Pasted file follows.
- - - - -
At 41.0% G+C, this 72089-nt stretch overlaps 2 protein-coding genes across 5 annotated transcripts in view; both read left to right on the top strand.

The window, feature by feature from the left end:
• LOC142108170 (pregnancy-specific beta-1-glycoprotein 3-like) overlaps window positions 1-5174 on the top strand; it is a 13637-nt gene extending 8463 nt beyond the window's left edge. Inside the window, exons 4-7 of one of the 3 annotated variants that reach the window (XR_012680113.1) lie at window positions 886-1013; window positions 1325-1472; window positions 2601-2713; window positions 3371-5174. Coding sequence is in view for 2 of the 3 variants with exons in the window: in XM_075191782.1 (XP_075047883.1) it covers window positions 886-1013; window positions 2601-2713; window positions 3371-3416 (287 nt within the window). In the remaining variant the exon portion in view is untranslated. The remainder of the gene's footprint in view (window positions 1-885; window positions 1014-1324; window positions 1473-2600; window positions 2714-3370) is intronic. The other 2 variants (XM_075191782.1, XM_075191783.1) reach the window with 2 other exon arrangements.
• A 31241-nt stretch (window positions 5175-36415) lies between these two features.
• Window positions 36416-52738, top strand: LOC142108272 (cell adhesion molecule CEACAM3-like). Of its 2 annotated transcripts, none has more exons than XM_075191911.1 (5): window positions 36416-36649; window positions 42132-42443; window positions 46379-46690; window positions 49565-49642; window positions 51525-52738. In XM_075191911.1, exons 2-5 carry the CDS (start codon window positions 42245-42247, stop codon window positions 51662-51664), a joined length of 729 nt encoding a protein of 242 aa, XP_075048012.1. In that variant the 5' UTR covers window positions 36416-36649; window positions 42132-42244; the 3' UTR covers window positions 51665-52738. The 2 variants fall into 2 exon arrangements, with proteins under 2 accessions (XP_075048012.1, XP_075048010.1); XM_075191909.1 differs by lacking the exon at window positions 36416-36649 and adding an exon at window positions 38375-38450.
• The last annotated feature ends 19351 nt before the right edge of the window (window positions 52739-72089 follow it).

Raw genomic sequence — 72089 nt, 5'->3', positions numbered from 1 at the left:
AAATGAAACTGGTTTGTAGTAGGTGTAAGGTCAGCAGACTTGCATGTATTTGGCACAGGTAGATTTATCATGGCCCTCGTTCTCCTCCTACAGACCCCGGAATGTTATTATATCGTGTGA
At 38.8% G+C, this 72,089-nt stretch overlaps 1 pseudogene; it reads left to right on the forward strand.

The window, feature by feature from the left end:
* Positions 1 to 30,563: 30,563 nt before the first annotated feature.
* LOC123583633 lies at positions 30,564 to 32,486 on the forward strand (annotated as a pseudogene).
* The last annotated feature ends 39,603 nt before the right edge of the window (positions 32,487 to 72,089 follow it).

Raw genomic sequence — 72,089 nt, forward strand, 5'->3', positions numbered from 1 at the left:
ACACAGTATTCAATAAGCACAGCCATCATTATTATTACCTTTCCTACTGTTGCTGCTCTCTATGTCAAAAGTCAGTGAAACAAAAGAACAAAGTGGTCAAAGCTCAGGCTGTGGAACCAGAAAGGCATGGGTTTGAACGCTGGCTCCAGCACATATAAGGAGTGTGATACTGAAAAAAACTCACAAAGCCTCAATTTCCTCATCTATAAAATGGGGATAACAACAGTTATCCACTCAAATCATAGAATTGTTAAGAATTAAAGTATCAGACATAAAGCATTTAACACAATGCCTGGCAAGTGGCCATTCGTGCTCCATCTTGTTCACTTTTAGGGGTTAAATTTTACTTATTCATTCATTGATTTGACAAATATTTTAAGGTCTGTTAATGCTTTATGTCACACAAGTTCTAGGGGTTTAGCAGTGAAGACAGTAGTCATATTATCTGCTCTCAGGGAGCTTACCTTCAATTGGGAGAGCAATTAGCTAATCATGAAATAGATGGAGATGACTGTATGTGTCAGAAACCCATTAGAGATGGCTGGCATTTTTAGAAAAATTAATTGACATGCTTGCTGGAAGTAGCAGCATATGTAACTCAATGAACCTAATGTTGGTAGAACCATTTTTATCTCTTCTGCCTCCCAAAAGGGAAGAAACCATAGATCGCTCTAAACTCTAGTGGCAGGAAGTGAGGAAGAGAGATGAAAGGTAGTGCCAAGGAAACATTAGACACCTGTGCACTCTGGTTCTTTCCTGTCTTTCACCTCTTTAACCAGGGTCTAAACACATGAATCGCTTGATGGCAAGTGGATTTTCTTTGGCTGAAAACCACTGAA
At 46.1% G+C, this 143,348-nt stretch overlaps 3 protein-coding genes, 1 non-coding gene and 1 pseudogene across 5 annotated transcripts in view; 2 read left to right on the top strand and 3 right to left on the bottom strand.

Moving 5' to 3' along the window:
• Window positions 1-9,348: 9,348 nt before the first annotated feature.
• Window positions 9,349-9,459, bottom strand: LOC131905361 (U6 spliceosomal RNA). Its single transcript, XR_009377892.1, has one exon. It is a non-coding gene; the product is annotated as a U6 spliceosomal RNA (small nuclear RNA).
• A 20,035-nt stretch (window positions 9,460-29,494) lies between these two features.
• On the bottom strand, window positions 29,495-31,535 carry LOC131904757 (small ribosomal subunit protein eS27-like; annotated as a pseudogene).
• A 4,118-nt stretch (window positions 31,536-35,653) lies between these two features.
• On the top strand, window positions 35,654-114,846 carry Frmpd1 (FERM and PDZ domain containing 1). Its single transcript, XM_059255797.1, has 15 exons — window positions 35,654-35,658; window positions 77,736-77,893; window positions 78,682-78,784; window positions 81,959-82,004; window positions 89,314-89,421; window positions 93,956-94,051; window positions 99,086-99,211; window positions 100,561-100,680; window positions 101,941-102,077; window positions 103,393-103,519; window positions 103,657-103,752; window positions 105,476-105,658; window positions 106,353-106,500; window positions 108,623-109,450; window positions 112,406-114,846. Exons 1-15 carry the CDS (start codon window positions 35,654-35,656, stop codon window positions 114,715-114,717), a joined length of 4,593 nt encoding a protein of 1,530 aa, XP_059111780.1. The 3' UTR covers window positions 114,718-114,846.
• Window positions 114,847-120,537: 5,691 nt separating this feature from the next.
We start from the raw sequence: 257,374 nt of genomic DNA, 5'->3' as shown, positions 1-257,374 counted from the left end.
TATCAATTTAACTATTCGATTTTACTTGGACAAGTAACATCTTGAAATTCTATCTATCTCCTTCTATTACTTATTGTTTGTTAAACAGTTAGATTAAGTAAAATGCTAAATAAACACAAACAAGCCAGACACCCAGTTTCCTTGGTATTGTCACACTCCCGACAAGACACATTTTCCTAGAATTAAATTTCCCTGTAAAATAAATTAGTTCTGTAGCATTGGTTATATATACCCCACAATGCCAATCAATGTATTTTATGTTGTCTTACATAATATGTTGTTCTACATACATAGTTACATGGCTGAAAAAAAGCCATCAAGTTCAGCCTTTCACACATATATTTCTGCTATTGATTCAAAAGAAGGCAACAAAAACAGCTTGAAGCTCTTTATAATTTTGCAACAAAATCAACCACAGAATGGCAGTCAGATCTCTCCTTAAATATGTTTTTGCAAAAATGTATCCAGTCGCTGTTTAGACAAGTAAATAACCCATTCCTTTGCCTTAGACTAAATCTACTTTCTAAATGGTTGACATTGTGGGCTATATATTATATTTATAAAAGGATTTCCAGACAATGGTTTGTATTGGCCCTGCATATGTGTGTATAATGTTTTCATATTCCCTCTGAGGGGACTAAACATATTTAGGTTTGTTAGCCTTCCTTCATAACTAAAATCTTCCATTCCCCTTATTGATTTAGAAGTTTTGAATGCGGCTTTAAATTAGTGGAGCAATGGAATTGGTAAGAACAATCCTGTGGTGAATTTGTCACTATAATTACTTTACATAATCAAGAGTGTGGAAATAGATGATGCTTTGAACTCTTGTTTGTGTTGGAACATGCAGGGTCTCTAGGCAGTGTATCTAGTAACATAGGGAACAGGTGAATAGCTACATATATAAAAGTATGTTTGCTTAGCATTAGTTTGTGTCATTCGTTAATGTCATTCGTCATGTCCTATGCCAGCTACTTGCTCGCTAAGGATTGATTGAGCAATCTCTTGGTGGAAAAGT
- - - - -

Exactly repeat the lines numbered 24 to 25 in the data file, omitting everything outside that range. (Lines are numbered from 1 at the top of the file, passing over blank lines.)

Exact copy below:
• Window positions 114,847-120,537: 5,691 nt separating this feature from the next.
We start from the raw sequence: 257,374 nt of genomic DNA, 5'->3' as shown, positions 1-257,374 counted from the left end.